Security critics have raised concerns about the new iCloud behaviour in Max OS X Yosemite. While the automatic uploading of documents is generally seen as a welcome feature, it appears that the iCloud sync saves more than what the user intends; this includes documents that have deliberately been left unsaved or are never meant to be uploaded.
Jeffrey Paul, a security researcher and hacker from Berlin, raised the point on his blog after he discovered that several private text documents that were meant to store passwords locally on his encrypted computer were being uploaded to the iCloud. He later discovered that this automated behaviour extends to all text editing software with an autosave feature on Yosemite. It will also sync all contacts ever corresponded with to Apple’s addresses service. Preventing users from separating between work and personal contacts.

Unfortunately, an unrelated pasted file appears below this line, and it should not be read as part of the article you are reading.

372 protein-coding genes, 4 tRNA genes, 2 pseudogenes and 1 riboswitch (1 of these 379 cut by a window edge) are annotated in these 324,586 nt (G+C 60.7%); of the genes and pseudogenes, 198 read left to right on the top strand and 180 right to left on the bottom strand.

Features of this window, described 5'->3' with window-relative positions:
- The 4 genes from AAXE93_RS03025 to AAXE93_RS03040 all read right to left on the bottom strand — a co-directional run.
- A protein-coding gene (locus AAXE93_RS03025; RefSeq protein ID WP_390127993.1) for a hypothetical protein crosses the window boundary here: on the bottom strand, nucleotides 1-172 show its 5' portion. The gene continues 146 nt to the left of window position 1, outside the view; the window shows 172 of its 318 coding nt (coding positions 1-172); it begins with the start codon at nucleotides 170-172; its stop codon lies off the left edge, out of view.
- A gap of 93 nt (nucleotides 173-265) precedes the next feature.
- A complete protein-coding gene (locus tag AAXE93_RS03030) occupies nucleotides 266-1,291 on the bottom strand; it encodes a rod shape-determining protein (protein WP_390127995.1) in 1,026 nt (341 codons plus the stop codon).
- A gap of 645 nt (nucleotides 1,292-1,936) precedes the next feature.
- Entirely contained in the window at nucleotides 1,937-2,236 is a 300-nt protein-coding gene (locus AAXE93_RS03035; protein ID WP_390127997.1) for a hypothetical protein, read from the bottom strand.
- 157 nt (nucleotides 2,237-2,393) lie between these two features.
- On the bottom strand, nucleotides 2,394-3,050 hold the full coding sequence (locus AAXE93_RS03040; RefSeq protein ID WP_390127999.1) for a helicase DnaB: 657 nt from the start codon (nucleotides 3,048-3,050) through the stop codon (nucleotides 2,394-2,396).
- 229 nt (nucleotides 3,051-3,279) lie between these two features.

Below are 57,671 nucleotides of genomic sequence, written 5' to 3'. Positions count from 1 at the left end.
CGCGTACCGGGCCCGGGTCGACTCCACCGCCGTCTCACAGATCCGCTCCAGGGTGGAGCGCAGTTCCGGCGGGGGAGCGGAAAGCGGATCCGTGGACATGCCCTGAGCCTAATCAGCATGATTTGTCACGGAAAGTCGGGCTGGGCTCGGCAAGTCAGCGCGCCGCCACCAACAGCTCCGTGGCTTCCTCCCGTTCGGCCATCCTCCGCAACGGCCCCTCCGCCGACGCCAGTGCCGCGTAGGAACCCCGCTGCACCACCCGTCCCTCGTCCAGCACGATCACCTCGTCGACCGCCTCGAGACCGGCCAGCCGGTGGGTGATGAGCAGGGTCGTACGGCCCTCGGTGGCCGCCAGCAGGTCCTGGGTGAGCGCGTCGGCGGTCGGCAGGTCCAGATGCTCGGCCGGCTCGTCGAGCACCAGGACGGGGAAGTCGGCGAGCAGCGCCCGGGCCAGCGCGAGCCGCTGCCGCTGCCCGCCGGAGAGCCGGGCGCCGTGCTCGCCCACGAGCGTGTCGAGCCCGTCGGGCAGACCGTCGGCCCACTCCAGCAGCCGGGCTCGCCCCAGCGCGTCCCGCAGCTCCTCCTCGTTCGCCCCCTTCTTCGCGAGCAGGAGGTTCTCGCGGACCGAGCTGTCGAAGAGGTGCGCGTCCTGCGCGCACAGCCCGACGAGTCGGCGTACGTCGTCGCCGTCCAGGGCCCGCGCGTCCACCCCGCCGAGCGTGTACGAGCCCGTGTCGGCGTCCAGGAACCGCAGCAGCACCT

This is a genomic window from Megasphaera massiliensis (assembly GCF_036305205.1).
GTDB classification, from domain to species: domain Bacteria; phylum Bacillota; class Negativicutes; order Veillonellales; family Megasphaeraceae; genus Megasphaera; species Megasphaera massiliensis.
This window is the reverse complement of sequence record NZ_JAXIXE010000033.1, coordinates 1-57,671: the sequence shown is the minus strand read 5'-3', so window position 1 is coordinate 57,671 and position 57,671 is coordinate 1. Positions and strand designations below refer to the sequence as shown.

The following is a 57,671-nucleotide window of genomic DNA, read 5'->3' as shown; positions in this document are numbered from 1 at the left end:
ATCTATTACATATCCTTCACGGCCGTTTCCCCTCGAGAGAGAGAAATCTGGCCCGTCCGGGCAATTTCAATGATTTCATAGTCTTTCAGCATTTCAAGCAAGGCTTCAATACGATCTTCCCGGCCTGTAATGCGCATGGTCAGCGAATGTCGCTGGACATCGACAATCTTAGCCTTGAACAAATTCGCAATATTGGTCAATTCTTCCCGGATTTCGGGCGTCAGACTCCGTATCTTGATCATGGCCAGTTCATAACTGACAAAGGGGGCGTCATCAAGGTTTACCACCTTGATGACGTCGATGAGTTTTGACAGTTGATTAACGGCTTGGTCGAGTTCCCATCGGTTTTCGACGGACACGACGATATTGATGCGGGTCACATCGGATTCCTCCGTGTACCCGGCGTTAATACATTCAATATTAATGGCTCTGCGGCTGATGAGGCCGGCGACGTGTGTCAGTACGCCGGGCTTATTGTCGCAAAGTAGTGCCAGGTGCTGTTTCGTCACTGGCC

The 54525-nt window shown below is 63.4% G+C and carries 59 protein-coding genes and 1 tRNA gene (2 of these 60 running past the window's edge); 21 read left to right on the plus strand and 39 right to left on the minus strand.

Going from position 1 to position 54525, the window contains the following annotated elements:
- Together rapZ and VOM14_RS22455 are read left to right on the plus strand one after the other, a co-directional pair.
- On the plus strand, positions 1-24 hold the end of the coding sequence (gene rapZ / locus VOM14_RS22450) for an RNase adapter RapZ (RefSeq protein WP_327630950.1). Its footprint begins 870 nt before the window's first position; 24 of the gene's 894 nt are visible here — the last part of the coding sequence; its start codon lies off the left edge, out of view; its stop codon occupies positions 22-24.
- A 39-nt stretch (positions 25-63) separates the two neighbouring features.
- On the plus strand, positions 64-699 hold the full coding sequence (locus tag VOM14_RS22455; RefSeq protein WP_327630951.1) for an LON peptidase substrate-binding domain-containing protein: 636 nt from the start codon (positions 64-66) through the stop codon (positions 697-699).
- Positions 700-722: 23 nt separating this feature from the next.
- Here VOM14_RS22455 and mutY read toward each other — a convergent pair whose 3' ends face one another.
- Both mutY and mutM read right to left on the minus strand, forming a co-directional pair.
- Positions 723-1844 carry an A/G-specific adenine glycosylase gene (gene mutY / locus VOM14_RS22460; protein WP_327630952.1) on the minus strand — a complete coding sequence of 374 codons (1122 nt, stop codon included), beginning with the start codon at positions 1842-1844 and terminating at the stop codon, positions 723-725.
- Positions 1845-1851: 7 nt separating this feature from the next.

The issue at hand is not that the service is autosaving documents for ease of access; Yosemite already asks for permission to synchronise between Apple accounts for the purpose of the Continuity feature. Instead, it is that the service does not allow the user to select the default location for the save to happen. This matters in the case that a user creates a private file to storing passwords on an encrypted document. In this case, the encrypted file would be save on the computer, but the unencrypted autosave file would exist on the iCloud. Considering the recent security breaches involving Apple’s cloud service, this a worrying occurrence.
Naturally, the feature can be disabled within the settings by accessing System Preferences > iCloud > Documents & Data. Any users who would rather not share all their documents with the iCloud should double check the settings just in case.